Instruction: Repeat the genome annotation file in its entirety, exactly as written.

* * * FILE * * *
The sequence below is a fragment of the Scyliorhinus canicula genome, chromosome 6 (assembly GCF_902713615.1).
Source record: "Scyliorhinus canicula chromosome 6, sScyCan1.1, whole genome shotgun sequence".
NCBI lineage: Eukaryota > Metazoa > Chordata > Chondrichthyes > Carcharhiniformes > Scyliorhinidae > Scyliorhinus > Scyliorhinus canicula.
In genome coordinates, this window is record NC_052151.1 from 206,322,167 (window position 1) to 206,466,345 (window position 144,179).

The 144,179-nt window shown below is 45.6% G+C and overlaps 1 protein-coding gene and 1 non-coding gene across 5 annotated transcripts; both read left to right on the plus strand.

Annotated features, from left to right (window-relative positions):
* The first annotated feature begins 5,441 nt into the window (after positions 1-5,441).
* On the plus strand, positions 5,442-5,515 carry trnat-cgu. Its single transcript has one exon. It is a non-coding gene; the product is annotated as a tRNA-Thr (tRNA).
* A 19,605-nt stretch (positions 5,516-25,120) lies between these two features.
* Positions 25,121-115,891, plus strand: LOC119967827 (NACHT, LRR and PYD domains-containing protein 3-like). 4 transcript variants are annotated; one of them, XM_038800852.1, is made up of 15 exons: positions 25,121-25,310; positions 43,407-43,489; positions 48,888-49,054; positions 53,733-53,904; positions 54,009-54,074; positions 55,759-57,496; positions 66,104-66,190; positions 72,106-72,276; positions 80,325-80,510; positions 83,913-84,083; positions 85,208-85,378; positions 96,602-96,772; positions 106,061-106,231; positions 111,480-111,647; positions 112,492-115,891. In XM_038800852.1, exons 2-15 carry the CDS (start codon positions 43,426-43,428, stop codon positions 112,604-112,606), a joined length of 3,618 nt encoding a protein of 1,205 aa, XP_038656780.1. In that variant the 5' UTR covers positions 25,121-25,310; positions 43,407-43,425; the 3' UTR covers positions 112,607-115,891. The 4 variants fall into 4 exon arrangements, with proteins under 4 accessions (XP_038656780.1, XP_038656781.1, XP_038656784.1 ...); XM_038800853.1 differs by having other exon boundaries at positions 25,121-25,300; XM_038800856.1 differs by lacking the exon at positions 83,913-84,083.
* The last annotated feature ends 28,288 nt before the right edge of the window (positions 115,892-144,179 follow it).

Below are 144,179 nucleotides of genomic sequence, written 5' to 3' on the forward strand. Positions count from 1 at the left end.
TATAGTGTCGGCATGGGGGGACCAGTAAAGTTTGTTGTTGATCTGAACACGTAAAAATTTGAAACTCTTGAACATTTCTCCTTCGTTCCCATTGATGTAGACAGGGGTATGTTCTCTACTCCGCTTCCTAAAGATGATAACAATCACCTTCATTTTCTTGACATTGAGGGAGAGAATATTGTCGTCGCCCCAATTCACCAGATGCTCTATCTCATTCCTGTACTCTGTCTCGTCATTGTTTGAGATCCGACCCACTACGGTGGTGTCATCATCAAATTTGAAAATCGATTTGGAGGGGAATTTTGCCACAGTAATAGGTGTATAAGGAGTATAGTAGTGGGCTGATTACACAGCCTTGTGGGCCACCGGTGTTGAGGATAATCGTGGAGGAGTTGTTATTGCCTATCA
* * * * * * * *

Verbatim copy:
The sequence below is a fragment of the Scyliorhinus canicula genome, chromosome 6 (assembly GCF_902713615.1).
Source record: "Scyliorhinus canicula chromosome 6, sScyCan1.1, whole genome shotgun sequence".
NCBI lineage: Eukaryota > Metazoa > Chordata > Chondrichthyes > Carcharhiniformes > Scyliorhinidae > Scyliorhinus > Scyliorhinus canicula.
In genome coordinates, this window is record NC_052151.1 from 206,322,167 (window position 1) to 206,466,345 (window position 144,179).

The 144,179-nt window shown below is 45.6% G+C and overlaps 1 protein-coding gene and 1 non-coding gene across 5 annotated transcripts; both read left to right on the plus strand.

Annotated features, from left to right (window-relative positions):
* The first annotated feature begins 5,441 nt into the window (after positions 1-5,441).
* On the plus strand, positions 5,442-5,515 carry trnat-cgu. Its single transcript has one exon. It is a non-coding gene; the product is annotated as a tRNA-Thr (tRNA).
* A 19,605-nt stretch (positions 5,516-25,120) lies between these two features.
* Positions 25,121-115,891, plus strand: LOC119967827 (NACHT, LRR and PYD domains-containing protein 3-like). 4 transcript variants are annotated; one of them, XM_038800852.1, is made up of 15 exons: positions 25,121-25,310; positions 43,407-43,489; positions 48,888-49,054; positions 53,733-53,904; positions 54,009-54,074; positions 55,759-57,496; positions 66,104-66,190; positions 72,106-72,276; positions 80,325-80,510; positions 83,913-84,083; positions 85,208-85,378; positions 96,602-96,772; positions 106,061-106,231; positions 111,480-111,647; positions 112,492-115,891. In XM_038800852.1, exons 2-15 carry the CDS (start codon positions 43,426-43,428, stop codon positions 112,604-112,606), a joined length of 3,618 nt encoding a protein of 1,205 aa, XP_038656780.1. In that variant the 5' UTR covers positions 25,121-25,310; positions 43,407-43,425; the 3' UTR covers positions 112,607-115,891. The 4 variants fall into 4 exon arrangements, with proteins under 4 accessions (XP_038656780.1, XP_038656781.1, XP_038656784.1 ...); XM_038800853.1 differs by having other exon boundaries at positions 25,121-25,300; XM_038800856.1 differs by lacking the exon at positions 83,913-84,083.
* The last annotated feature ends 28,288 nt before the right edge of the window (positions 115,892-144,179 follow it).

Below are 144,179 nucleotides of genomic sequence, written 5' to 3' on the forward strand. Positions count from 1 at the left end.
TATAGTGTCGGCATGGGGGGACCAGTAAAGTTTGTTGTTGATCTGAACACGTAAAAATTTGAAACTCTTGAACATTTCTCCTTCGTTCCCATTGATGTAGACAGGGGTATGTTCTCTACTCCGCTTCCTAAAGATGATAACAATCACCTTCATTTTCTTGACATTGAGGGAGAGAATATTGTCGTCGCCCCAATTCACCAGATGCTCTATCTCATTCCTGTACTCTGTCTCGTCATTGTTTGAGATCCGACCCACTACGGTGGTGTCATCATCAAATTTGAAAATCGATTTGGAGGGGAATTTTGCCACAGTAATAGGTGTATAAGGAGTATAGTAGTGGGCTGATTACACAGCCTTGTGGGCCACCGGTGTTGAGGATAATCGTGGAGGAGTTGTTATTGCCTATCA